Zhu wins Tabor award
for novel proteomic approach
Published January 05 2016 Haojie Zhu PHOTO PROVIDED BY HAOJIE ZHU
Haojie Zhu, assistant professor in the department of clinical pharmacy at the University of Michigan, was named the recipient of a Journal of Biological Chemistry/Herbert Tabor Young Investigator Award for his work on a novel approach for precise quantification of drug-metabolizing enzymes and transporters. This pharmacoproteomics assay has been used to identify and characterize the variants that regulate gene expression at a protein level. Zhu’s work has the potential to provide essential information for effectively guiding personalized medicine. The JBC’s deputy editor, Fred Guengerich of Vanderbilt University, presented the Tabor award to Zhu at the 21st International Symposium on Microsomes and Drug Oxidation in early October in Davis, California.
“My laboratory has developed a novel pharmacoproteomics approach combining pharmacogenomics and proteomics for identification and characterization of genetic and non-genetic biomarkers that are associated with individual variability in drug response,” says Zhu. He adds that these biomarkers eventually can be used in clinical practice to improve the efficacy and safety of pharmacotherapy. A better understanding of individual variability in the function of drug-metabolizing enzymes and transporters will help clinicians develop more personalized therapeutic regimens to improve outcomes for their patients.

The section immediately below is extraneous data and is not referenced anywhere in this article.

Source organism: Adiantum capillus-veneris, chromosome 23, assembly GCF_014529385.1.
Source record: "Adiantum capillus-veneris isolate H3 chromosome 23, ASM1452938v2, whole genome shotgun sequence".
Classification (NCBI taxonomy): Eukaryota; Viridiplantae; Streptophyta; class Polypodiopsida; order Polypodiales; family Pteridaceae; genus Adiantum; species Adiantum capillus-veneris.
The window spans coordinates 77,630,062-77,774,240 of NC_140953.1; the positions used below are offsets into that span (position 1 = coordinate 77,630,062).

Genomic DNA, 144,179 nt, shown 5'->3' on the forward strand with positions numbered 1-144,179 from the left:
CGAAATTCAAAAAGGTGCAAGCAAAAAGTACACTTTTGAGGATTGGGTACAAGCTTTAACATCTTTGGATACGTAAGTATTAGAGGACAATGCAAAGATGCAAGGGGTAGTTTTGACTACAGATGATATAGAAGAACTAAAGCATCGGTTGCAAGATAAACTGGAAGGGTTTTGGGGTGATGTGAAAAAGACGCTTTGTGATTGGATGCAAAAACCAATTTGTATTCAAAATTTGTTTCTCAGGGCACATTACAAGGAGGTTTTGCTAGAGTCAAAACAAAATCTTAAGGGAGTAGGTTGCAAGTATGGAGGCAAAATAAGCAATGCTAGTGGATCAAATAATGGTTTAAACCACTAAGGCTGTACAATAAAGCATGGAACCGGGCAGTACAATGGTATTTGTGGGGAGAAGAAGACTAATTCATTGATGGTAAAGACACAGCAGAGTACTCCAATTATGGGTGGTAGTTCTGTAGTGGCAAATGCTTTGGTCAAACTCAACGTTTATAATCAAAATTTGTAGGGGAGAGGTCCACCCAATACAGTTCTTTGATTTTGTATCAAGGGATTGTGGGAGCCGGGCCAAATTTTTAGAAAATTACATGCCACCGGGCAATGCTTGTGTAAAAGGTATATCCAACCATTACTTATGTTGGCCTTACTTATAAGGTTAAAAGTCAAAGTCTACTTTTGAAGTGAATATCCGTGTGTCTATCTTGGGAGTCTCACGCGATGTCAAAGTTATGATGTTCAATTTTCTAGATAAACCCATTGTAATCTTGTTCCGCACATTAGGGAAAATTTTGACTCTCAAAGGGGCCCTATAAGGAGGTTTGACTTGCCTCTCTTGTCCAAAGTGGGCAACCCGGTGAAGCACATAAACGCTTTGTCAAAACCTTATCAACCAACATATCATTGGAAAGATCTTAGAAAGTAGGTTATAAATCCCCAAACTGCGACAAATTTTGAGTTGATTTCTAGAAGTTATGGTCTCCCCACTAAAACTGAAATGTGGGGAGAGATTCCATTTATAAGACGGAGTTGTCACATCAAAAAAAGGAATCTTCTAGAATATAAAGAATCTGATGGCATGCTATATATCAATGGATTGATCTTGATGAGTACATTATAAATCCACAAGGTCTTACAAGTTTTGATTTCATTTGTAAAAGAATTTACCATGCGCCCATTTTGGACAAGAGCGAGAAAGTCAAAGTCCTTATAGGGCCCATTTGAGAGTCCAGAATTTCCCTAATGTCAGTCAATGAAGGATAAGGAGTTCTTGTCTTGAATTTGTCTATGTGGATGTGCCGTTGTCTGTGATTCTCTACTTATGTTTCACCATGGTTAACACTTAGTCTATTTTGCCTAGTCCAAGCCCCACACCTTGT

Zhu was born and raised in Yangzhou, a city in east China. He received a pharmacy diploma from the China Pharmaceutical University and returned to the same university several years later for graduate school. After completing his Ph.D. in pharmacology, he joined the laboratory of C. Lindsay DeVane and John Markowitz at the Medical University of South Carolina, where he conducted his postdoctoral research in pharmacogenomics and neuropharmacology. After his postdoctoral training, he continued his research in translational pharmacogenomics as a research assistant professor, first at MUSC and then at the Center for Pharmacogenomics at the University of Florida College of Pharmacy. Zhu joined the University of Michigan in 2013.
Lee D. Gibbs
is a Ph.D. candidate at the University of North Texas Health Science in the department of molecular and medical genetics.